Fish Identification: Smallmouth Bass

Smallmouth Bass

Characteristics: A smallmouth bass is a close cousin of the largemouth bass. However, unlike the largemouth bass, smallmouth bass are usually a little more brownish greenish in color and they have vertical bands along their sides not a large long black band like the largemouth bass. Again, like the largemouth bass they can range from a pale brownish green to a darker brownish green based on their environment and their food source. One of the best ways to differentiate a smallmouth vs. largemouth is that in a smallmouth the upper jaw will not extend beyond its eye, when its mouth is closed. They can range in size, but a fully grown smallmouth can be anywhere from 10-20 inches long from head to tail and can be 1-6 pounds.

How to handle: Smallmouth bass are a great fighting fish. For their size they are one of the most exciting fish to catch. When they hammer your bait during their feeding season you will know that you have a fighter on your line. As you reel them in they will usually come up to the surface and jump out of the water, making for a very exciting fight. In terms of actually handling them once you get them in the boat or to shore, the can be handled the exact same way as a largemouth bass. They too do not have sharp teeth so you can easily pull your bait/hooks out of their mouth without the need for pliers. Again, be mindful of their fins as they can jab you in the finger. When you do have them in your hand make sure you hold them securely as they will continue their fight even when they are out of the water.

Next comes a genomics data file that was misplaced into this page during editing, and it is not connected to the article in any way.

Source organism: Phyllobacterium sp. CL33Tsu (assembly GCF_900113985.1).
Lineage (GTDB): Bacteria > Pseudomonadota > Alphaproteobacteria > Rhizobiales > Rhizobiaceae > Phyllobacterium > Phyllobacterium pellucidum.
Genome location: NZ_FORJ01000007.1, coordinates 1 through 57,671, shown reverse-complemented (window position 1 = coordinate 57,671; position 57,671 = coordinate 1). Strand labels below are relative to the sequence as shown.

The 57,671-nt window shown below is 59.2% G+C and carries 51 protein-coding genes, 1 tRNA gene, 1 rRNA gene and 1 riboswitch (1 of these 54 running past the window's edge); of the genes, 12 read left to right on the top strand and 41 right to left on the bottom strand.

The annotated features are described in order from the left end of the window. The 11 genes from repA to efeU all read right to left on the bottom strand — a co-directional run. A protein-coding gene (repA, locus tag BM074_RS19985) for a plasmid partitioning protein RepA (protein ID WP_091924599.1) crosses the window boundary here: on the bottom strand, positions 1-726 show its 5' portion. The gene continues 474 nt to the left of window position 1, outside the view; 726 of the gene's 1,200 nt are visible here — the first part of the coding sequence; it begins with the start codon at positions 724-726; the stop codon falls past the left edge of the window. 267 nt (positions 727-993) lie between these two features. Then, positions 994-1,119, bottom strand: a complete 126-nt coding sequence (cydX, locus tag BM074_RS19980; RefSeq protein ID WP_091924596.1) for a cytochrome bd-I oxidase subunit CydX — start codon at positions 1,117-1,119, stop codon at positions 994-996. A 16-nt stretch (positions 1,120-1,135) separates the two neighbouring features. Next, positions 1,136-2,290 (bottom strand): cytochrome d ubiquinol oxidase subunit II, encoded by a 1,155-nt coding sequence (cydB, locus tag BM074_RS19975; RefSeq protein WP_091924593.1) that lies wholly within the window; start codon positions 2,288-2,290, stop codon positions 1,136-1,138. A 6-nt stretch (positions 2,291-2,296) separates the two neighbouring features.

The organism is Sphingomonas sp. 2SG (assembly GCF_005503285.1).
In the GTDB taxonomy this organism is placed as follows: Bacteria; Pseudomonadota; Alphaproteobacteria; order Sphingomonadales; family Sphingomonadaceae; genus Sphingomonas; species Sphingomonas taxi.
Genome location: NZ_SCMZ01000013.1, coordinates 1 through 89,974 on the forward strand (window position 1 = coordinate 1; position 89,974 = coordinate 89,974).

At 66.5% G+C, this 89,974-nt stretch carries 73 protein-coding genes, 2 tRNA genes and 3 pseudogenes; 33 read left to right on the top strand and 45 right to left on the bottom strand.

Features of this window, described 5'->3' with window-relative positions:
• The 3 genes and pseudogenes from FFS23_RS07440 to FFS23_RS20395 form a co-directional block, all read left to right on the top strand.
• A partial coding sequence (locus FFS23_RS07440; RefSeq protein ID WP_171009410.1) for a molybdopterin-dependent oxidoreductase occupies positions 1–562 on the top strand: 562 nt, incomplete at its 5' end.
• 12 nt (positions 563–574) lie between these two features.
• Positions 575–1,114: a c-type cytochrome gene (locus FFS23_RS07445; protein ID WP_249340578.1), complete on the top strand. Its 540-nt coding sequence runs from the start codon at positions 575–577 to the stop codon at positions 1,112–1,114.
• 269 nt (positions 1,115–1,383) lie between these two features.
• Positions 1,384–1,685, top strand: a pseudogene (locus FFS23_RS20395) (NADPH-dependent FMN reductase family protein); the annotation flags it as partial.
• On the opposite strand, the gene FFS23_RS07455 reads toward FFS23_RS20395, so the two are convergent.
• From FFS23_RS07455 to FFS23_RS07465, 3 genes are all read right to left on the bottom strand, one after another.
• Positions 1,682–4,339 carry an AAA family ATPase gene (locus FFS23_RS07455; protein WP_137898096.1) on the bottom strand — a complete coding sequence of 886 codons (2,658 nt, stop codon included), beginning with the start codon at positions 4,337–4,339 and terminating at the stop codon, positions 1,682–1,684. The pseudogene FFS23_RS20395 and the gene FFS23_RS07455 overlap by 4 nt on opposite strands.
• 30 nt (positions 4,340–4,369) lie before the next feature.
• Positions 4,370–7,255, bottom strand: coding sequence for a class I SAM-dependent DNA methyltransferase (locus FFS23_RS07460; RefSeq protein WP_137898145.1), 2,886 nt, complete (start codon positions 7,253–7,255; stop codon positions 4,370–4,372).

Where to find them: Smallmouth bass may be a close cousin of the largemouth bass, but they live in different waters. They prefer to hang out in deeper waters, streams, and rivers. Usually a rocky or sandy bottom of a lake will yield these little fighters and even sometimes they will seek shelter in amongst the structure of fallen trees. They prefer very clear and clean waters so if you catch one it is usually a good indication that the water you are fishing is very clean. Just like the largemouth bass their season is usually early summer to late fall. Check your local regulations to find out when smallmouth bass season is open in your neck of the woods.

How to catch them: Since they are similar to largemouth bass they will go after similar food sources. However, as they tend to live in deeper water top water lures are not very effective for these guys. The best method to catch them is by using a crank bait, spinner bait, or tubes and jigs that you bounce in and around the bottom of a lake. In recent years many fishermen are using tubes as their go to bait in the Great Lakes region to catch monster smallmouth bass. The reason behind this is due to the invasive species of the goby. Fishermen will usually match a tube that is similar in color and size to a goby and will just jig that off the side of their boat to target the smallmouth bass. This is one instance where the introduction of the goby has seen the native species of the smallmouth boom. Gobies help clean up the water but in doing so they also ingest a lot of pollution and in turn when the smallmouth bass eat them they too ingest this pollution. So it is not necessarily a win win situation for us anglers, but do yourself a favor and definitely get out there and try to land one of these monsters.

Smallmouth Bass

Smallmouth Bass #2